Tehran's municipality has denied reports claiming that Mohammad-Baqer Qalibaf
has stepped down as the mayor of Iran's capital.
Qalibaf, who had served as a high-level Iranian military commander during the Iraq war against Iran, was crowned in October 2008 as the world's eighth best mayor from a short list of 50 top city leaders.
JahanNews, a website close to the government of President Mahmoud Ahmadinejad claimed on Saturday that ongoing disputes between the mayor and the administration had led the mayor to resign.
The Principlist government's reluctance to supply municipality projects with the much needed cement and other materials was cited as the main reasons behind Qalibaf's resignation.
"Mr. Qalibaf has not stepped down and he will continue to tolerate the government's ill-treatment and negligence," spokesman, Hadi Ayazi, said on Sunday.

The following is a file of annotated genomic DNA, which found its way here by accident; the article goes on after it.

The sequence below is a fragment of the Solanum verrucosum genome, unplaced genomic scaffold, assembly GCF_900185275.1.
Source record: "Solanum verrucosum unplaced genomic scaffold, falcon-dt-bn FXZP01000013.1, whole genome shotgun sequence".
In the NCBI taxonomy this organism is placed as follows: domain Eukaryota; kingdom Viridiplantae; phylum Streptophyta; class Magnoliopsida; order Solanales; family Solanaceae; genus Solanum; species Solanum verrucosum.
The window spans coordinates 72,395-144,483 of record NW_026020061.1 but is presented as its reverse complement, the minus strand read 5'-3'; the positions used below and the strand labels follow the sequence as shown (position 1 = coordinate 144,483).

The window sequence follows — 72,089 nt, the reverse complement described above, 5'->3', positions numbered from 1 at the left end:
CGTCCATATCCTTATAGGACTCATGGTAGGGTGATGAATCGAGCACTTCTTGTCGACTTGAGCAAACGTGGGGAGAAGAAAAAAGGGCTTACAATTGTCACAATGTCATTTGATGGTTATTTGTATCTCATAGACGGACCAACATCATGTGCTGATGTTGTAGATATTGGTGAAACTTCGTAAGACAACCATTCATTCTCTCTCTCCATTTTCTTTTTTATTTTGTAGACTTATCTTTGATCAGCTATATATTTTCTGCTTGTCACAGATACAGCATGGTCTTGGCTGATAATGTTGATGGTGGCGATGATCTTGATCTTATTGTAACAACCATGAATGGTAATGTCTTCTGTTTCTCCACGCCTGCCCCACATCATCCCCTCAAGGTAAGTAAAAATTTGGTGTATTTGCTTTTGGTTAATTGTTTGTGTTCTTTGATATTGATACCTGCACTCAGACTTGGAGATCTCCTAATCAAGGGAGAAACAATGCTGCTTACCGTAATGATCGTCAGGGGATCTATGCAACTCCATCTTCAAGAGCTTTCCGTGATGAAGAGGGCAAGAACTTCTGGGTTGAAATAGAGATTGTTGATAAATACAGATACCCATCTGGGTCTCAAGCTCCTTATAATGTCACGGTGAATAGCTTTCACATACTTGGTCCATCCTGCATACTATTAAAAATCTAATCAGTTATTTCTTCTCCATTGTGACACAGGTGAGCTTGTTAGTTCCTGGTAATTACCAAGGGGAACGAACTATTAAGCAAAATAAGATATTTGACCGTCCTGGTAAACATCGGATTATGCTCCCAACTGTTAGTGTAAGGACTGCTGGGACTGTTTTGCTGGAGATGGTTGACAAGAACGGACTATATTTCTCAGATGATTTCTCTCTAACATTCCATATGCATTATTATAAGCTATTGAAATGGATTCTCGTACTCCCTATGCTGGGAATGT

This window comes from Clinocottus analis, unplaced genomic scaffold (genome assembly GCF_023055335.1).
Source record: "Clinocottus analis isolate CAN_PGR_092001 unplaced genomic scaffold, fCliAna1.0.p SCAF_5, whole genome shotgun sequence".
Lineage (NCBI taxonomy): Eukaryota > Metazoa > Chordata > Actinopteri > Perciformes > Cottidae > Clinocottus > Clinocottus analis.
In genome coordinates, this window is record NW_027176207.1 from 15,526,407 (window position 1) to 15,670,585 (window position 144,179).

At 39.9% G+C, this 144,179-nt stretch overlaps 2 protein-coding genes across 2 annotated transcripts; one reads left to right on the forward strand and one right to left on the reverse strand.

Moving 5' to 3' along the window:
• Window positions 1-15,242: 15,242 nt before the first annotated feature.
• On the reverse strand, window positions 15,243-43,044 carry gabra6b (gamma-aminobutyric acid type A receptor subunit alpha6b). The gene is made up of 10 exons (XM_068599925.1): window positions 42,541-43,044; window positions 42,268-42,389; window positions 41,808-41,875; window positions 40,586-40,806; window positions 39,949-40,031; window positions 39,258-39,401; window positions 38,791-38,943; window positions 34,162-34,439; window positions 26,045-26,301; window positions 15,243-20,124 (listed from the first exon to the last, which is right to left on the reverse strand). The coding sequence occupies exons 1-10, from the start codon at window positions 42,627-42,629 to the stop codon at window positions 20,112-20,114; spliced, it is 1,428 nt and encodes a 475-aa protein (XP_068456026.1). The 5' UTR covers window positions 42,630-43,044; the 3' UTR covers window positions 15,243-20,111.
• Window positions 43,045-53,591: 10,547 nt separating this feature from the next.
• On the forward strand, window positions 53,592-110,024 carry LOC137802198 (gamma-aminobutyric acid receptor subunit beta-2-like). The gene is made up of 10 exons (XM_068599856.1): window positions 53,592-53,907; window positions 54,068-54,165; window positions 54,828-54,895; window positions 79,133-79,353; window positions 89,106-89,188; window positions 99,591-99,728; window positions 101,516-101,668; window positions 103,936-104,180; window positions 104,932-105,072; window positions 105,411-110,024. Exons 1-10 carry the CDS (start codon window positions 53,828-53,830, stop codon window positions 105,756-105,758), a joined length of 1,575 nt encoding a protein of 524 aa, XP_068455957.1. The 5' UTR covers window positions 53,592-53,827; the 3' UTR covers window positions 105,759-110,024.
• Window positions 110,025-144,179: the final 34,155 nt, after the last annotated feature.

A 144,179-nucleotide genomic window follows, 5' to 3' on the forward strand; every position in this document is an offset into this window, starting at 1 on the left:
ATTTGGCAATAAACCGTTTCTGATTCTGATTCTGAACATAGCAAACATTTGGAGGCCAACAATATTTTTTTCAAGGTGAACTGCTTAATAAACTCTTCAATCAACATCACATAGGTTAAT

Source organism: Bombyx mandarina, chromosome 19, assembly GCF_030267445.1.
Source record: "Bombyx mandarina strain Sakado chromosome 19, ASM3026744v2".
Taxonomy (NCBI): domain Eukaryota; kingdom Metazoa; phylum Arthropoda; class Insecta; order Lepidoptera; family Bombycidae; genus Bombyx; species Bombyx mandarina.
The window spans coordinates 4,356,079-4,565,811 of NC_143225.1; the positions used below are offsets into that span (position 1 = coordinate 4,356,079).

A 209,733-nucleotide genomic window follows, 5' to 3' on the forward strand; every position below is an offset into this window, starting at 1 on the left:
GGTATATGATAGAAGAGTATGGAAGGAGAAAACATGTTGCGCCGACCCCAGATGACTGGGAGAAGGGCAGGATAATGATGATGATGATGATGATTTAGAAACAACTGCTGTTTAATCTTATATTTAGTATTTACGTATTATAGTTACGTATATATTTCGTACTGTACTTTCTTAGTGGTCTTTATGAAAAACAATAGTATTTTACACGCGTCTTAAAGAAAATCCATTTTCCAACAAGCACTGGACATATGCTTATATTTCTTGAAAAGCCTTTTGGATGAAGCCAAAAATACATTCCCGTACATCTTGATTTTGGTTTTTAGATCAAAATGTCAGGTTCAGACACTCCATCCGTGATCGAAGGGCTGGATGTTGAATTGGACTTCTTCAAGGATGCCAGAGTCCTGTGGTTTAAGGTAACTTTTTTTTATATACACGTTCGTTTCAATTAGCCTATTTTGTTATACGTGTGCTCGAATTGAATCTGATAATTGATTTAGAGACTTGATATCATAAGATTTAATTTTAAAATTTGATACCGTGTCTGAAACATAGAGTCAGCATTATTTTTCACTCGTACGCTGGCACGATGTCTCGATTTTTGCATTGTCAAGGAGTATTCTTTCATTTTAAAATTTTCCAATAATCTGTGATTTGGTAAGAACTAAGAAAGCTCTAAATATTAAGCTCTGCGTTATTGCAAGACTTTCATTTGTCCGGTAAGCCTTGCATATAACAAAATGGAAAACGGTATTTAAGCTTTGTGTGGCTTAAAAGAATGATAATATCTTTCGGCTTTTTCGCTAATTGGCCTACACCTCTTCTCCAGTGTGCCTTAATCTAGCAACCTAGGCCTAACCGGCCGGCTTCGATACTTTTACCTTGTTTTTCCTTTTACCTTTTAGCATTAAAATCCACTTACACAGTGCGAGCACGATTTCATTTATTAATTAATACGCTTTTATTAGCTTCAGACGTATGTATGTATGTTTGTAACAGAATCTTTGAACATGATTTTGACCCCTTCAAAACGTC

The mayor, known to be an outspoken critic of the Ahmadinejad administration, says the ninth government has missed a "golden opportunity" to use skyrocketing oil prices to reform the state-controlled economy.
The 47-year-old academic, politician and former police chief, contested the presidency on the Principlist platform in 2005 but his bid was ended by a run-off between incumbent Iranian President Mahmoud Ahmadinejad and former president Akbar Hashemi Rafsanjani.
Qalibaf came fourth in the 2005 elections. Shortly afterwards, the former police chief was appointed as the mayor of Iran's capital, Tehran.
Qalibaf is said to be contemplating to run for Iran's upcoming presidential elections under the banner of a "coalition government" advocating a collective decision in governing the country rather than a one-man-agenda.
Former foreign minister Ali-Akbar Velayati, and Secretary of Iran's Expediency Council Mohsen Rezaei have also been considered to have high chances of running the coalition government.
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